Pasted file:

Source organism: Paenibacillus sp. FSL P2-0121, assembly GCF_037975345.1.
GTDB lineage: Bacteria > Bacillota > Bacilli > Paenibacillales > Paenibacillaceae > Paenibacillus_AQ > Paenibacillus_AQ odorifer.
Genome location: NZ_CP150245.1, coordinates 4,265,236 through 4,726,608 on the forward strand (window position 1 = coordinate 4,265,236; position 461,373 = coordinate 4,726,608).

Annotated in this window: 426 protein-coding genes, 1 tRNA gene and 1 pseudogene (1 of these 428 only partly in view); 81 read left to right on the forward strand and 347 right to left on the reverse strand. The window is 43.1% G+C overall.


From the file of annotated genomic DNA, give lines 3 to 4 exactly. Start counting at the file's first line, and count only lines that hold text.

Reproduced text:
Genome location: NZ_CP150245.1, coordinates 4,265,236 through 4,726,608 on the forward strand (window position 1 = coordinate 4,265,236; position 461,373 = coordinate 4,726,608).

Annotated in this window: 426 protein-coding genes, 1 tRNA gene and 1 pseudogene (1 of these 428 only partly in view); 81 read left to right on the forward strand and 347 right to left on the reverse strand. The window is 43.1% G+C overall.